TCR gamma delta(+) cells constitute <5% of all circulating T cells in healthy, adult Caucasians, and V(delta)1(+) cells constitute a minority of these cells. In contrast to TCR alpha beta(+) cells, their repertoire is selected extrathymically by environmental antigens. Although increased frequencies of V(delta)1(+) cells are found in several diseases, their function remains obscure. Here we show that the frequency of peripheral blood gamma delta T cells in healthy West Africans is about twice that of Caucasians, mainly due to a 5-fold increase in V(delta)1(+) cells, which is consequently the dominant subset. No age dependency of V(delta)1 frequencies was identified and the V(delta)1(+) cells in the African donors did not show preferential V(gamma) chain usage. Analysis of the CDR3 region size did not reveal any particular skewing of the V(delta)1 repertoire, although oligoclonality was more pronounced in adults compared to children. The proportions of CD8(+), CD38(+) and CD45RA(hi)CD45RO(-) cells within the V(delta)1(+) subset were higher in the African than in the European donors, without obvious differences in expression of activation markers. No significant correlations between levels of V(delta)1(+) cells and environmental antigens or immunological parameters were identified. Taken together, the evidence argues against a CDR3-restricted, antigen-driven expansion of V(delta)1(+) cells in the African study population. Our study shows that high frequencies of TCR gamma delta(+) cells with dominance of the V(delta)1(+) subset can occur at the population level in healthy people, raising questions about the physiological role of V(delta)1(+) T cells in the function and regulation of the immune system.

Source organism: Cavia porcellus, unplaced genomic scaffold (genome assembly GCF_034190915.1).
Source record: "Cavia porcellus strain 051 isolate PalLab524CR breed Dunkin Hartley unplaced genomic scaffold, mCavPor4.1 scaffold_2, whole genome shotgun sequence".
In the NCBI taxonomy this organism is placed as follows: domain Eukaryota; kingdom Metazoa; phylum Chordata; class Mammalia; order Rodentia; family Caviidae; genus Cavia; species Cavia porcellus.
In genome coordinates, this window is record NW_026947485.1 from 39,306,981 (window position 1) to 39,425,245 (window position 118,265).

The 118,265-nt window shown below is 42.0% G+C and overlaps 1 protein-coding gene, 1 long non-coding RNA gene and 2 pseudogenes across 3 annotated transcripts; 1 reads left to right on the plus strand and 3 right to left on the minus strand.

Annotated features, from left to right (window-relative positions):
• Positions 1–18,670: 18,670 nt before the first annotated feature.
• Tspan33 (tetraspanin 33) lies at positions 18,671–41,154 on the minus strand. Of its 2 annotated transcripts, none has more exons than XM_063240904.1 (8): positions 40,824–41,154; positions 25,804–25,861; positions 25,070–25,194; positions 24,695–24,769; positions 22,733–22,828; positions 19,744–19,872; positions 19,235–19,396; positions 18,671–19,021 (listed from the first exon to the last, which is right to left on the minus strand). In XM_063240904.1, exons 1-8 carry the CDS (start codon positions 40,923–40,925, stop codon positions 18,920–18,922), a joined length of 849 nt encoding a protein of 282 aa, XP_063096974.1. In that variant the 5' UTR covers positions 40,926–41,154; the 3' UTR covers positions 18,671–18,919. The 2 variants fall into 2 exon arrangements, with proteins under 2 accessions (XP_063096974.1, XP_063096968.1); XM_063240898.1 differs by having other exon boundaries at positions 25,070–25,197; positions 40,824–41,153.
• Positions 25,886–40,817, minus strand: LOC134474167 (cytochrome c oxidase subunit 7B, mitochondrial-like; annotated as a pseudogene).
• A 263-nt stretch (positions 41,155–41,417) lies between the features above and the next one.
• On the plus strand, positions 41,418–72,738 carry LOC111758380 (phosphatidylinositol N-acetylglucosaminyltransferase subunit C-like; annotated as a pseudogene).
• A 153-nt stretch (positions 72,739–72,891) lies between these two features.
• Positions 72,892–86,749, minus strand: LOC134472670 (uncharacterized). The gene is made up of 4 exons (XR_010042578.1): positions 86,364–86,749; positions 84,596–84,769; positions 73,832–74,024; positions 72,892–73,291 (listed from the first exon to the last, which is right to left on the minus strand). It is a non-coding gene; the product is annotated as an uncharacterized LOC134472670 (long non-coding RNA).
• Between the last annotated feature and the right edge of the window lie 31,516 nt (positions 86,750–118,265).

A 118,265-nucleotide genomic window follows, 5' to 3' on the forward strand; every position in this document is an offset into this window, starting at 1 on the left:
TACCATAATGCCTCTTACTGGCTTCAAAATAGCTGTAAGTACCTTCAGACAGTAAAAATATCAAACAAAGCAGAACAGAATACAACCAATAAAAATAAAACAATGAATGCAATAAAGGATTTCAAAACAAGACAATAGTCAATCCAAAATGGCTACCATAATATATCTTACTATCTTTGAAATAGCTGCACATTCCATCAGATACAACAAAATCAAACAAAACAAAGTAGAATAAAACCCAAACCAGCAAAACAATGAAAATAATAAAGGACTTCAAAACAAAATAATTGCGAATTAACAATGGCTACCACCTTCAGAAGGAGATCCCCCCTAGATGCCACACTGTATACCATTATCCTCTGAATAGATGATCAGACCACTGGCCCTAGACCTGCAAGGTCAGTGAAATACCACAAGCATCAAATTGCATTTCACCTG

International Immunology, 2000, Vol 12, Issue 6, p. 797-805